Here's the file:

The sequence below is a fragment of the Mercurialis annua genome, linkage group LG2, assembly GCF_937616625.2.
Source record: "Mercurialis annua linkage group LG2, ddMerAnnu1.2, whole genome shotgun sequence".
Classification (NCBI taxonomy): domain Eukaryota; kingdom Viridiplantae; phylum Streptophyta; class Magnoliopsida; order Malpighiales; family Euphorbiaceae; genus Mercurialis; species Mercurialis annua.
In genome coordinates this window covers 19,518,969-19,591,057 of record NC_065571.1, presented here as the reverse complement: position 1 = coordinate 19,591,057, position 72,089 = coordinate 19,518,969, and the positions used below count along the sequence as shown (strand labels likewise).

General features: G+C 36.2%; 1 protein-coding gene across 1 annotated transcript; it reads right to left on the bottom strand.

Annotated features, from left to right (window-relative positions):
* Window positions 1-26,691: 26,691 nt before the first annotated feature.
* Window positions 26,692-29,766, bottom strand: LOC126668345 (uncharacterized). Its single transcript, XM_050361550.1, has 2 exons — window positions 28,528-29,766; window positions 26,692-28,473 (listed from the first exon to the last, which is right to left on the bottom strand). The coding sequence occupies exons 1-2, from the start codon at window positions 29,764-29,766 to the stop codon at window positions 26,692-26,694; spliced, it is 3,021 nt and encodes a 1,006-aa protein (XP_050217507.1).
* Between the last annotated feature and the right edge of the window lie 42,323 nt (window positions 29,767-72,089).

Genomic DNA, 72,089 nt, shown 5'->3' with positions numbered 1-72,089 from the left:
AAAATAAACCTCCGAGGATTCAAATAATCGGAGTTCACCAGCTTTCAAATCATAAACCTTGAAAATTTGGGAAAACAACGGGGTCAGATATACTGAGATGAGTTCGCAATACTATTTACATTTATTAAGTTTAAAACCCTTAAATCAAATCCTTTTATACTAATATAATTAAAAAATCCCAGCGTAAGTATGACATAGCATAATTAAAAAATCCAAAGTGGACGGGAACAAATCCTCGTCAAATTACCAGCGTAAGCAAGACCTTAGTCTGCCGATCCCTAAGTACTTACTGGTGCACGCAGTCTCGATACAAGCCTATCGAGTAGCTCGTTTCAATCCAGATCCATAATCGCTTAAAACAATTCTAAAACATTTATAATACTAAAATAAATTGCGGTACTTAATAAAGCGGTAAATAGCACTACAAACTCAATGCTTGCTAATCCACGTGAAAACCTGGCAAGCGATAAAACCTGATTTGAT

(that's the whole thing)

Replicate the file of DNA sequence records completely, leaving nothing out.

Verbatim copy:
The sequence below is a fragment of the Mercurialis annua genome, linkage group LG2, assembly GCF_937616625.2.
Source record: "Mercurialis annua linkage group LG2, ddMerAnnu1.2, whole genome shotgun sequence".
Classification (NCBI taxonomy): domain Eukaryota; kingdom Viridiplantae; phylum Streptophyta; class Magnoliopsida; order Malpighiales; family Euphorbiaceae; genus Mercurialis; species Mercurialis annua.
In genome coordinates this window covers 19,518,969-19,591,057 of record NC_065571.1, presented here as the reverse complement: position 1 = coordinate 19,591,057, position 72,089 = coordinate 19,518,969, and the positions used below count along the sequence as shown (strand labels likewise).

General features: G+C 36.2%; 1 protein-coding gene across 1 annotated transcript; it reads right to left on the bottom strand.

Annotated features, from left to right (window-relative positions):
* Window positions 1-26,691: 26,691 nt before the first annotated feature.
* Window positions 26,692-29,766, bottom strand: LOC126668345 (uncharacterized). Its single transcript, XM_050361550.1, has 2 exons — window positions 28,528-29,766; window positions 26,692-28,473 (listed from the first exon to the last, which is right to left on the bottom strand). The coding sequence occupies exons 1-2, from the start codon at window positions 29,764-29,766 to the stop codon at window positions 26,692-26,694; spliced, it is 3,021 nt and encodes a 1,006-aa protein (XP_050217507.1).
* Between the last annotated feature and the right edge of the window lie 42,323 nt (window positions 29,767-72,089).

Genomic DNA, 72,089 nt, shown 5'->3' with positions numbered 1-72,089 from the left:
AAAATAAACCTCCGAGGATTCAAATAATCGGAGTTCACCAGCTTTCAAATCATAAACCTTGAAAATTTGGGAAAACAACGGGGTCAGATATACTGAGATGAGTTCGCAATACTATTTACATTTATTAAGTTTAAAACCCTTAAATCAAATCCTTTTATACTAATATAATTAAAAAATCCCAGCGTAAGTATGACATAGCATAATTAAAAAATCCAAAGTGGACGGGAACAAATCCTCGTCAAATTACCAGCGTAAGCAAGACCTTAGTCTGCCGATCCCTAAGTACTTACTGGTGCACGCAGTCTCGATACAAGCCTATCGAGTAGCTCGTTTCAATCCAGATCCATAATCGCTTAAAACAATTCTAAAACATTTATAATACTAAAATAAATTGCGGTACTTAATAAAGCGGTAAATAGCACTACAAACTCAATGCTTGCTAATCCACGTGAAAACCTGGCAAGCGATAAAACCTGATTTGAT